Want to see if anyone has had experience with this and see what a solution could be. The NWSL gearbox I used in my H-9 build is a 142-6 gearbox, I have noticed it's a tad noisy in the forward direction and I would consider it quiet in reverse. Is this something that will work out over time? Another thing I've notice is that the worm gearshaft has a little in and out play in it and was thinking this might be where noise is coming from? Obviously, adding shims will remove the slop in shaft movement, but will it take care of the noise?


Also, I've sent a similar question to Dave at NWSL. Likely won't hear from him for a few days, though.
Quite a bit of drive train noise can be attributed to slop, whether in the motor, gearbox, or drive couplings. Some years ago, Model Power had some really sweet-running E-units, but they often chattered, especially when getting underway. A couple of thin plastic shims in the universal joints cleaned-up the noise issue quite easily (once the source had been tracked down).

A little play in the worm is okay, but limiting it should quiet things a bit. NWSL has phosphor bronze thrust washers available in several sizes and thicknesses - I use part #1108-4, which are .010" thick, and have an inside diameter of .079" (2mm) and an outside diameter of .118. Since they're relatively thin, simply use multiples, as necessary, until the end-play is almost gone - if you make the fit too tight, you risk over-stressing the motor.

I often notice that some locomotives seem noisier in one direction, and in some cases, that may be caused by the worm not being centred over the worm gear (driven gear), especially if the lead-in of the tooth of the worm is in contact with the worm gear. Make sure that the worm is centred over the worm gear, either by moving the worm on its shaft, or, if it's mounted on the motor's shaft, by re-positioning the motor.

If you're using an open frame motor, you may wish to check for end-play there, too. While you're at it, don't forget to apply some oil to the felt pads at either end of the motor...over time, they dry out, and the oil needs to be periodically replenished.

Another upgrade for an open frame motor is to change-out the magnet for rare earth-type magnets. They can lower current draw and offer better low speed operation, too, along with improved pulling power.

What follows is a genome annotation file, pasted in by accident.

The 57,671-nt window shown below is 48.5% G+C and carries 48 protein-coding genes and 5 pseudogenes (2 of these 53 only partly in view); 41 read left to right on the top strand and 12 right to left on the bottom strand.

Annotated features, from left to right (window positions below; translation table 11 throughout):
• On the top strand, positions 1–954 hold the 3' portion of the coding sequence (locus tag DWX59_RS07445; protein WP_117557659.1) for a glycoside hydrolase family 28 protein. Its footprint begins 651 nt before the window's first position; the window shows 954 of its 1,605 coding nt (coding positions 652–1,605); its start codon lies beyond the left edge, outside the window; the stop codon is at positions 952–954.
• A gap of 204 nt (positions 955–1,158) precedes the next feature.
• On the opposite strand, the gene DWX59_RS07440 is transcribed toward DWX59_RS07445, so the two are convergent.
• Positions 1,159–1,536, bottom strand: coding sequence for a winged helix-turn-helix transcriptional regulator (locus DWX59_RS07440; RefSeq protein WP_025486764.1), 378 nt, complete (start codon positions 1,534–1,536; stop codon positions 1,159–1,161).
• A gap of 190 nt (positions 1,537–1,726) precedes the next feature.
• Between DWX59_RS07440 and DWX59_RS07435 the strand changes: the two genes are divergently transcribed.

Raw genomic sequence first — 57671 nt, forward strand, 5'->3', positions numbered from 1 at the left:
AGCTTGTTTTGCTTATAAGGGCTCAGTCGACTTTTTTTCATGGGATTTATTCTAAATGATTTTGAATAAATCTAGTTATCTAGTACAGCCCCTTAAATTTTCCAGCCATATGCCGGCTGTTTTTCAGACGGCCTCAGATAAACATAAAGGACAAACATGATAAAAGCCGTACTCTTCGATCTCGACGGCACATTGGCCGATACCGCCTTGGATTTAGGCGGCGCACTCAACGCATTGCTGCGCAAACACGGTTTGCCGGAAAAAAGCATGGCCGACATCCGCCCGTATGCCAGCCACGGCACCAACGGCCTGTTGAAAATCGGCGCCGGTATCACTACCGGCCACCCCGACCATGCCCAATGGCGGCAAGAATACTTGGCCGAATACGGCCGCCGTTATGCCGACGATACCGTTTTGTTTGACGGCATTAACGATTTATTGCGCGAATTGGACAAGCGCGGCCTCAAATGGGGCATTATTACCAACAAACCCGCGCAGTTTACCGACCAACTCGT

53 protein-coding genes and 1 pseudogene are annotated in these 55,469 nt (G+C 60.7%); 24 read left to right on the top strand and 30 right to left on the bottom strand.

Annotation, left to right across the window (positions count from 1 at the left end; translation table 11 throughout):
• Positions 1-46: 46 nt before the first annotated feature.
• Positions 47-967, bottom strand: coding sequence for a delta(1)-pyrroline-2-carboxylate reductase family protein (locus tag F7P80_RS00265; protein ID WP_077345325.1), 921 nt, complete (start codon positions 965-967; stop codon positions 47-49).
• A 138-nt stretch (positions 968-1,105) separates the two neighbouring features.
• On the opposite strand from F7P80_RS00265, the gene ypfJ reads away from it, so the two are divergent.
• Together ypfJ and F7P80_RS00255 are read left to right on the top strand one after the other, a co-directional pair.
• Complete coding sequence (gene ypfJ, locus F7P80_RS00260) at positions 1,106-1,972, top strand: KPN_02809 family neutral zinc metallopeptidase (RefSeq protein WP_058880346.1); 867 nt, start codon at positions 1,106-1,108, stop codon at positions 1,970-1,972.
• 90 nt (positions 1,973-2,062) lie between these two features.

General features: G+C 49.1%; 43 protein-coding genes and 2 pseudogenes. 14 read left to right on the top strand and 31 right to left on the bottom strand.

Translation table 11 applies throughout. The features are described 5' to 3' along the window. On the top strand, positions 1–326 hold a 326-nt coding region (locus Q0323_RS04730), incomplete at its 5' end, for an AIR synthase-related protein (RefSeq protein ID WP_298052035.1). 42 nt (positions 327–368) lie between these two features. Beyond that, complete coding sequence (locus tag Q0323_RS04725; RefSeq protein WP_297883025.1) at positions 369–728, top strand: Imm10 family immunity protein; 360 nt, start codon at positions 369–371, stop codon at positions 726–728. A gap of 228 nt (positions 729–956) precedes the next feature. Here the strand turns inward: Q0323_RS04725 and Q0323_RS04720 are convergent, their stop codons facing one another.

Thanks Wayne for your reply. I'll be ordering the thrust washers tomorrow. When I have the gear box open I'll verify the worm is over idler. Thx again for the tip.

i found this on shapeways: <!-- m --><a class="postlink" href="https://www.shapeways.com/product/W3DXYSKH5/ho-gearbox-case-0-3-mod-single-idler-1-8-quot-axle?optionId=63913844">https://www.shapeways.com/product/W3DXY ... d=63913844</a><!-- m -->
It seems the real problem is in their new mold for gear boxes.

[Image: dsc001275vu8j.jpg]
Several times i had issues with this type of NWSL gearbox casing. Even when all flash was removend and cleaned up, this was not a simple screw together job.
Sometimes the fit was too tight, so that the worm shaft was barely turning over by hand. The reason were too thick washers (the two who come with the gearbox), so that i had to replace them with thinner ones. Next issue was the halves would'nt fit properly together, a gap of about 0,5mm remained on the upper side, because the bore for the bearing bushes was too small in diameter. Thus causing an incorrect mesh and this again causing an intensified noise.

All these described issues above led me to a reasonable suspicion. The gearbox mold was made without correct consideration of the degree of shrinkage.
The gearbox casings came out of the mold simply a little bit too small.

my 2 €ents
Cheers Lutz
Lutz, thanks for sharing your experience with the gearbox and I will take into consideration the new gearbox housing from Shapeways if the thrust washers don't solve the problem.

Here is a link I've been using as a guide for a NWSL gearbox assembly. <!-- m --><a class="postlink" href="http://www.markschutzer.com/tutorials/Gearbox_Assembly_101.pdf">http://www.markschutzer.com/tutorials/G ... ly_101.pdf</a><!-- m --> In the link it talks about the gap at the top of the gear box needing to be there to insure that the shaft bearings get locked into place. But, I do understand that if there is not enough clearance for the worm gear to turn correctly, that the gearbox could be defective. I did not notice this in my case, though.

Thx Thumbsup

thank you for the link. My approach for mounting NWSL gears and gearboxes is very similar.

But why not make your own gear cage:

[Image: dsc01206jjojr.jpg]

[Image: dsc01207iop2y.jpg]

[Image: dsc01208mtrco.jpg]

"Box" you can't name that thing, it is only a lenght of 0,8mm brass wire.
Cheers Lutz
Dude, that is not in my skill set Eek .

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